// and the authentication token

 var getData = UrlFetchApp.fetch(URL+ {'headers': {'Authorization': 'Basic TOKEN'}

 // Convert the raw data to a JSON object 

 var jsonObj = JSON.parse(getData)

 // Traverse the JSON object and set the values to the firstName and

 // lastName value to the first and second columns in the spreadsheet

 for(var i=0;i<jsonObj.length;i++){

 sheet.getRange(i+2, 1).setValue(jsonObj[i].firstName)

 sheet.getRange(i+2, 2).setValue(jsonObj[i].lastName)

 }

}

After coding the connection to the data source, I needed to set some triggers.

Set the triggers

A key aspect of automating my reporting chores is setting triggers to respond to activities within my data source. Triggers allow me to avoid manually interacting with the application process directly. Since I want to update my frontend daily, I decided to write a trigger that executes every day at a set time. It turns out I could write that trigger in Google Sheets. Notice in the screen below that the trigger defined in the user interface dialog sets the trigger to use a Day timer to fire the trigger between midnight and 1 AM.

Image
Writing triggers in Google Sheets
(Jesse Vang, CC-BY SA 4.0)

Now the trigger is in charge of executing my Apps Script every day. No more manual intervention.

You'll probably have a different set of events you'll want to respond to. For example, you might want to update your viewing frontend when there's a change in the data store. In this case, you'll write a trigger to execute when the state of your data store changes.

The important thing to understand is that using triggers will go a long way in your automation process using Google Sheets.

So, once the data store is identified, the connection logic is written in Apps Script, and the trigger code is created in Google Sheets, you're good to go in terms of viewing your data.

[ Download this free guide from Red Hat: 5 steps to automate your business. ]

Viewing your data

Structuring how data is presented in Google Sheets is a matter of programming. Code in my Apps Script creates the columns and rows needed to present the underlying data accurately. In the Apps Script above, there are comments that point out in the code how to format the Google Sheets' columns and rows according to the structure of data in the NoSQL database.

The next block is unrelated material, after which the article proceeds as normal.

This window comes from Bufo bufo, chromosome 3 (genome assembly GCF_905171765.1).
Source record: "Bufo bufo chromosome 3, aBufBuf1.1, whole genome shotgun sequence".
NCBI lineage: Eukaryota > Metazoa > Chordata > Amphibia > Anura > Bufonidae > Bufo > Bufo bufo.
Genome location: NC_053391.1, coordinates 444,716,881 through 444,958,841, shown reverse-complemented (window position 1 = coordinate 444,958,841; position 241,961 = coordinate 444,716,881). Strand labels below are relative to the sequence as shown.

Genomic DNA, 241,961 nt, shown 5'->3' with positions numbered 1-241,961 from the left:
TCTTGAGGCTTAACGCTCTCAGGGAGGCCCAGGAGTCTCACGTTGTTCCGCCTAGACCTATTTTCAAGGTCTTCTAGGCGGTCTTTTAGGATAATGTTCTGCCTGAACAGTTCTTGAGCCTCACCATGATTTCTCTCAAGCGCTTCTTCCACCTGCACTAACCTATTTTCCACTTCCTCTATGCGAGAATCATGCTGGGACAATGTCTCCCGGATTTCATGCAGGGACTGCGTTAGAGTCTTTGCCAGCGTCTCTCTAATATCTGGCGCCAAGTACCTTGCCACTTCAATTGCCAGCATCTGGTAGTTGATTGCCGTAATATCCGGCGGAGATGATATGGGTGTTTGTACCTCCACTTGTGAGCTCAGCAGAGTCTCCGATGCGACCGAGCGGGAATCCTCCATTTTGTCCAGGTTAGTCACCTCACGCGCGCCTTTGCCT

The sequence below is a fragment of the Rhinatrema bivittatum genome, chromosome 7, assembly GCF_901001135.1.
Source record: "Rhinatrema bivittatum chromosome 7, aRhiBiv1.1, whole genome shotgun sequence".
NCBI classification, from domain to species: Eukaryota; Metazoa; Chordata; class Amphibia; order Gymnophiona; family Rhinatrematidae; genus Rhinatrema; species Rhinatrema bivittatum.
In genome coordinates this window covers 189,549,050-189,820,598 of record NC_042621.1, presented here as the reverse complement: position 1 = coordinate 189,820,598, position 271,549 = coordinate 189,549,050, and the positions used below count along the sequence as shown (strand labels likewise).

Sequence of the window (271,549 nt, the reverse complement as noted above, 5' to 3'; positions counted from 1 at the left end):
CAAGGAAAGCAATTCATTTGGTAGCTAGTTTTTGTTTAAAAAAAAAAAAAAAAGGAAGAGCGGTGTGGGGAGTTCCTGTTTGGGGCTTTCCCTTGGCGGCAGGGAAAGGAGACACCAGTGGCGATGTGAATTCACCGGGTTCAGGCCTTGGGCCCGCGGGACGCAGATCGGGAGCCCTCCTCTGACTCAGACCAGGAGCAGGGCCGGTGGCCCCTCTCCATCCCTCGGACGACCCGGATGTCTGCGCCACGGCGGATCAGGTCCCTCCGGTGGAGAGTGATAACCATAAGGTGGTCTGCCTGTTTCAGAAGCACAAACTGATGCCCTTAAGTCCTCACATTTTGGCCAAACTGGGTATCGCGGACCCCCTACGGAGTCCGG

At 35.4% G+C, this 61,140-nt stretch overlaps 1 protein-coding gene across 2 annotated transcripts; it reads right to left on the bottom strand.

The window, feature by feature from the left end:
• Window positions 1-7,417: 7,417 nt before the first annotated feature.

Image
Using automation to view data stored in a NoSql database
(Jesse Vang, CC-BY SA 4.0)

Getting the hang of formatting columns and rows in Google Sheets using Apps Script can take a bit of time for those new to the technique. But, given the benefits of automation, acquiring some expertise with Apps Script is time well spent.

Commodity-based automation

Data management is and will be a critical and costly aspect of enterprise architecture. Any measures that you can take to simplify working with data are advantageous, both operationally and financially. Fortunately, technology is constantly evolving, and everyday tools such as Google Workspace can support enterprise automation. You'd be surprised by the number of commodity applications you can adapt to do significant work in large-scale enterprise architectures. Taking the time to think about the tasks you do continually and finding a commodity-based automation solution that works for you will make implementing your enterprise architecture a more efficient, cost-effective undertaking.

What to read next

Image
Getting a job as an Enterprise Architect is not a neat checklist, but it is a great career opportunity.
Shifts in technology have grown the number of infrastructure and software architects an organization needs. Here are some of the most important new additions related to data and how to know you need them.
Topics:   Software   Data management   Automation   Tools  
Author’s photo

Jesse Vang

Jesse is a Learning Data Architect and Analyst for Red Hat devoted to data-driven learning. He specializes in providing insight into database storage, engineering, and utilization methods. More about me

Related Content

OUR BEST CONTENT, DELIVERED TO YOUR INBOX